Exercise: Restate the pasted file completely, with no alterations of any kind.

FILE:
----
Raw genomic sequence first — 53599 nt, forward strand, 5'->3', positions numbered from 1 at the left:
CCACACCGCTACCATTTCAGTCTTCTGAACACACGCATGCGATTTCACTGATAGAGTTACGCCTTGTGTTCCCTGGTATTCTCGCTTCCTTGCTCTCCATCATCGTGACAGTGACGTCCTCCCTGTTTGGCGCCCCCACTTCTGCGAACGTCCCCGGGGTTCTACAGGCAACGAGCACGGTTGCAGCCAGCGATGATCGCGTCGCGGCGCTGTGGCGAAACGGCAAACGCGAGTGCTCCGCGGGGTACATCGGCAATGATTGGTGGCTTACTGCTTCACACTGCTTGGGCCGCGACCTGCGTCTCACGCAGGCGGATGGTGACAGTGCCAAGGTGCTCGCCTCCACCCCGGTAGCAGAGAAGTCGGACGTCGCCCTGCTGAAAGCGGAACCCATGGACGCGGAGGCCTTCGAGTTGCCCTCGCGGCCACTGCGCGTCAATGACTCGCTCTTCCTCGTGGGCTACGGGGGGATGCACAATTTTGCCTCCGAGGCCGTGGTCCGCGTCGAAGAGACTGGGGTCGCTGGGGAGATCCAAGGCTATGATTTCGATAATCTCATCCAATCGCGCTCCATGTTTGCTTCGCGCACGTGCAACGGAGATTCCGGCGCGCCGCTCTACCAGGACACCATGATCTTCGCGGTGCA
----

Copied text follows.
Raw genomic sequence first — 53599 nt, forward strand, 5'->3', positions numbered from 1 at the left:
CCACACCGCTACCATTTCAGTCTTCTGAACACACGCATGCGATTTCACTGATAGAGTTACGCCTTGTGTTCCCTGGTATTCTCGCTTCCTTGCTCTCCATCATCGTGACAGTGACGTCCTCCCTGTTTGGCGCCCCCACTTCTGCGAACGTCCCCGGGGTTCTACAGGCAACGAGCACGGTTGCAGCCAGCGATGATCGCGTCGCGGCGCTGTGGCGAAACGGCAAACGCGAGTGCTCCGCGGGGTACATCGGCAATGATTGGTGGCTTACTGCTTCACACTGCTTGGGCCGCGACCTGCGTCTCACGCAGGCGGATGGTGACAGTGCCAAGGTGCTCGCCTCCACCCCGGTAGCAGAGAAGTCGGACGTCGCCCTGCTGAAAGCGGAACCCATGGACGCGGAGGCCTTCGAGTTGCCCTCGCGGCCACTGCGCGTCAATGACTCGCTCTTCCTCGTGGGCTACGGGGGGATGCACAATTTTGCCTCCGAGGCCGTGGTCCGCGTCGAAGAGACTGGGGTCGCTGGGGAGATCCAAGGCTATGATTTCGATAATCTCATCCAATCGCGCTCCATGTTTGCTTCGCGCACGTGCAACGGAGATTCCGGCGCGCCGCTCTACCAGGACACCATGATCTTCGCGGTGCA